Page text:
This is one of those plants I’d regularly walked past without stopping to admire before I started taking photographs, and before I started taking an interest in the wonderfully fascinating detail of plants.
As an organic gardener, I had heard about the benefits of using Comfrey as an organic fertiliser but had never used it. This species is Symphytum officinale – a herbaceous perennial from the Boraginaceae family – which is growing quite profusely around paths and field edges in the area. As can be seen, it is extremely hairy! The flowers range from white to pink to purple.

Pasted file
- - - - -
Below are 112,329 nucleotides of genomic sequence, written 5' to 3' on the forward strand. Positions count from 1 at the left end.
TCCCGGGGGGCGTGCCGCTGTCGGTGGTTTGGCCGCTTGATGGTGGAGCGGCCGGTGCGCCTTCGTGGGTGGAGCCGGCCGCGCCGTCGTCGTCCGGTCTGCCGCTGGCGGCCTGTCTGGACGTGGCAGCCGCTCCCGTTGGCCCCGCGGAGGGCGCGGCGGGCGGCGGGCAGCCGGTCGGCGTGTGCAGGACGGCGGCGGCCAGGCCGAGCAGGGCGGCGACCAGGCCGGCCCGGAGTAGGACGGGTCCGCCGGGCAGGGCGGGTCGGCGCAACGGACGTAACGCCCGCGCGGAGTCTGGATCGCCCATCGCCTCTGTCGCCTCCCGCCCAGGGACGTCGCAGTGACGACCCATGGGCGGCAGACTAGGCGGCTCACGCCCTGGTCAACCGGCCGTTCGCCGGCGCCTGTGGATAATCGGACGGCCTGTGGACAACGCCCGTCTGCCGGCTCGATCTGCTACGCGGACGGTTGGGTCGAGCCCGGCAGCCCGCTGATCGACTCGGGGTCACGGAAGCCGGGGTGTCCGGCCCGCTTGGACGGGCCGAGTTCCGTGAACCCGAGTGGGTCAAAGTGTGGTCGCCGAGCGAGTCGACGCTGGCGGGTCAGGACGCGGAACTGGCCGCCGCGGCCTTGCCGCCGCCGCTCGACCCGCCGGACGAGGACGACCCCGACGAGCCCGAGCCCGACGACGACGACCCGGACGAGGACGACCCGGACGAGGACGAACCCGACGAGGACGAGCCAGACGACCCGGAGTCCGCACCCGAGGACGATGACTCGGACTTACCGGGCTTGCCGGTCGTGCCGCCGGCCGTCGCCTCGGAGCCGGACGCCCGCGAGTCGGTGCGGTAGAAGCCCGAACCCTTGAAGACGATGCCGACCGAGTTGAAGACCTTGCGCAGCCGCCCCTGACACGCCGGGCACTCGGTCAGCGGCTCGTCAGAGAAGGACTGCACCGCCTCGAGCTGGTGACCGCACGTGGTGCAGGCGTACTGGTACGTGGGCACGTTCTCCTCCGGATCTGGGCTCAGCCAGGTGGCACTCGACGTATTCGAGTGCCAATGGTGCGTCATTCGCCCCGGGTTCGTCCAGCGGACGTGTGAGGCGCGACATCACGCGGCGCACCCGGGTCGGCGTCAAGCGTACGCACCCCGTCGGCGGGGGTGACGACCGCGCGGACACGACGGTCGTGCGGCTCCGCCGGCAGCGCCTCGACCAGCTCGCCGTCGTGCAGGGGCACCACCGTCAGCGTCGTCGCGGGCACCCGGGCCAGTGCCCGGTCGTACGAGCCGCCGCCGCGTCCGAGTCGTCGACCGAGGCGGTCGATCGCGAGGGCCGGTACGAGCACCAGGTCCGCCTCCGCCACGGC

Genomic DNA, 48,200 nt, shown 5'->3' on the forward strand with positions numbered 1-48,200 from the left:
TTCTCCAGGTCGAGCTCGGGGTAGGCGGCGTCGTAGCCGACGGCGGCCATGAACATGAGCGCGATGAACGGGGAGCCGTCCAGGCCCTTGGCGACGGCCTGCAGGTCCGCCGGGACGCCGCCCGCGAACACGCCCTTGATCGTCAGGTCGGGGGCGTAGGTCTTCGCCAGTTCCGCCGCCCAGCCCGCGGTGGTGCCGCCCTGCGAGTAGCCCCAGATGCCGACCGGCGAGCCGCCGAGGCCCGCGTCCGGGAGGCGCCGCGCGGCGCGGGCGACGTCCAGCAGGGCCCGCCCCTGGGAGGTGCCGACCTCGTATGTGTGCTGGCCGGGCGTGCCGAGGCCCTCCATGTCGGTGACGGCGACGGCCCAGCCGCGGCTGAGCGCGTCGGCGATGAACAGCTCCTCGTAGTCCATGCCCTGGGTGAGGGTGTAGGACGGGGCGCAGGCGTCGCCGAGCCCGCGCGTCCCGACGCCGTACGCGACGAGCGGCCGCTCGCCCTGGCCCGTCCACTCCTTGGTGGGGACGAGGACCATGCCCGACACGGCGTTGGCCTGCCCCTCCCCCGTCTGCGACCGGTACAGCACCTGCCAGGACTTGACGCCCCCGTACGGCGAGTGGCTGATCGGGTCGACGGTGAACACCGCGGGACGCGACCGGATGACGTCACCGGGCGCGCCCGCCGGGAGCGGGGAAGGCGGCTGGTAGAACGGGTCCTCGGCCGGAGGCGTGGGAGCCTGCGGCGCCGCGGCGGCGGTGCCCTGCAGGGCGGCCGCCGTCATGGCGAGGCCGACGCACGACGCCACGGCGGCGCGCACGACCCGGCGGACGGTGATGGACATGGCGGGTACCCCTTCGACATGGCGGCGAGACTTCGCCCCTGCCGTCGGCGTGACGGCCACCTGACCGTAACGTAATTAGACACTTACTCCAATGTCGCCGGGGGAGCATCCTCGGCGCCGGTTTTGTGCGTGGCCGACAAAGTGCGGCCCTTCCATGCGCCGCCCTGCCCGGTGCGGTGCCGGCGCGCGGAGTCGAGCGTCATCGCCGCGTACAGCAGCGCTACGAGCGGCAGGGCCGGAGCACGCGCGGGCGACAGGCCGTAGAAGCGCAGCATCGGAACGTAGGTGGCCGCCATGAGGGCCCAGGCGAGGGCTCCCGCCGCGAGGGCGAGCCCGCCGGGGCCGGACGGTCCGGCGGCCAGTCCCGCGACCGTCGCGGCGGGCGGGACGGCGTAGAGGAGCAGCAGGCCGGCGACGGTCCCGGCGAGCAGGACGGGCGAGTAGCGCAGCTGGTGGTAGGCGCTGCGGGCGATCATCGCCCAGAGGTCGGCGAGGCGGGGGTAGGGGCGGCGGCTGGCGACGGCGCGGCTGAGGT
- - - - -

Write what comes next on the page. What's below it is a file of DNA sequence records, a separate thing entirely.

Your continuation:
I disovered from allotment.org.uk (a useful website with lots of interesting info) that the Russian variety: Symphytum x uplandicum, also known as ‘Bocking 14’ is the type recommended for organic gardeners to grow as fertiliser as it is sterile and won’t grow as rampantly in the garden. It is said to be rich in the NPK nutrients: Nitrogen, Phosphorus and Potash and is particularly beneficial to potato and tomato plants. The plants do need a fairly damp area to grow in – the garden here is simply too dry.